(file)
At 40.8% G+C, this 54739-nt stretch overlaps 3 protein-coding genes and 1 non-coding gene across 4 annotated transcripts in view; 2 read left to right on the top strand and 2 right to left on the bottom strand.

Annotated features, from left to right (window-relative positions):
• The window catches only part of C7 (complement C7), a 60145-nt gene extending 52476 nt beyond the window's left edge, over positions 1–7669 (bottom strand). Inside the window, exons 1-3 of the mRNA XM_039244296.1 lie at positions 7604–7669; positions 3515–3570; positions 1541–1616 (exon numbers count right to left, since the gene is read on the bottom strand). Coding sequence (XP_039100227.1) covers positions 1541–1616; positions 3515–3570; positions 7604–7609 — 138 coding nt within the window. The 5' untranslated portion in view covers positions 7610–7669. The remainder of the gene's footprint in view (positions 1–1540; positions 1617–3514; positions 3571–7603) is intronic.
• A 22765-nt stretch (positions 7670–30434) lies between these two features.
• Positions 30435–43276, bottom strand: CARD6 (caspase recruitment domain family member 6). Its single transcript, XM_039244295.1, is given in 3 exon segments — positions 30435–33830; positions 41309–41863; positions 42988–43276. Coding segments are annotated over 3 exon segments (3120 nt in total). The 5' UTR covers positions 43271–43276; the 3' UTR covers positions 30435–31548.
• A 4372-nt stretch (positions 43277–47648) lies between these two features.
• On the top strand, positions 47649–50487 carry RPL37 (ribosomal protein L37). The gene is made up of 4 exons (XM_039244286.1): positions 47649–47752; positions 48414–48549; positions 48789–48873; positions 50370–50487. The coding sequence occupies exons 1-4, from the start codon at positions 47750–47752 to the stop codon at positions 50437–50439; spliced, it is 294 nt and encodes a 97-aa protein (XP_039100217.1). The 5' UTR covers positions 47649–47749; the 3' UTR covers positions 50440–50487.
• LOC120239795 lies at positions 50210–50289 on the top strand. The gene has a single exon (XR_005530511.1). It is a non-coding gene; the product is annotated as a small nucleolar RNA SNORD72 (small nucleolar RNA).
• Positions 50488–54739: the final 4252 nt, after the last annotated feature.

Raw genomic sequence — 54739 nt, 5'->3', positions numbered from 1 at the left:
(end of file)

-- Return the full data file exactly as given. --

At 40.8% G+C, this 54739-nt stretch overlaps 3 protein-coding genes and 1 non-coding gene across 4 annotated transcripts in view; 2 read left to right on the top strand and 2 right to left on the bottom strand.

Annotated features, from left to right (window-relative positions):
• The window catches only part of C7 (complement C7), a 60145-nt gene extending 52476 nt beyond the window's left edge, over positions 1–7669 (bottom strand). Inside the window, exons 1-3 of the mRNA XM_039244296.1 lie at positions 7604–7669; positions 3515–3570; positions 1541–1616 (exon numbers count right to left, since the gene is read on the bottom strand). Coding sequence (XP_039100227.1) covers positions 1541–1616; positions 3515–3570; positions 7604–7609 — 138 coding nt within the window. The 5' untranslated portion in view covers positions 7610–7669. The remainder of the gene's footprint in view (positions 1–1540; positions 1617–3514; positions 3571–7603) is intronic.
• A 22765-nt stretch (positions 7670–30434) lies between these two features.
• Positions 30435–43276, bottom strand: CARD6 (caspase recruitment domain family member 6). Its single transcript, XM_039244295.1, is given in 3 exon segments — positions 30435–33830; positions 41309–41863; positions 42988–43276. Coding segments are annotated over 3 exon segments (3120 nt in total). The 5' UTR covers positions 43271–43276; the 3' UTR covers positions 30435–31548.
• A 4372-nt stretch (positions 43277–47648) lies between these two features.
• On the top strand, positions 47649–50487 carry RPL37 (ribosomal protein L37). The gene is made up of 4 exons (XM_039244286.1): positions 47649–47752; positions 48414–48549; positions 48789–48873; positions 50370–50487. The coding sequence occupies exons 1-4, from the start codon at positions 47750–47752 to the stop codon at positions 50437–50439; spliced, it is 294 nt and encodes a 97-aa protein (XP_039100217.1). The 5' UTR covers positions 47649–47749; the 3' UTR covers positions 50440–50487.
• LOC120239795 lies at positions 50210–50289 on the top strand. The gene has a single exon (XR_005530511.1). It is a non-coding gene; the product is annotated as a small nucleolar RNA SNORD72 (small nucleolar RNA).
• Positions 50488–54739: the final 4252 nt, after the last annotated feature.

Raw genomic sequence — 54739 nt, 5'->3', positions numbered from 1 at the left: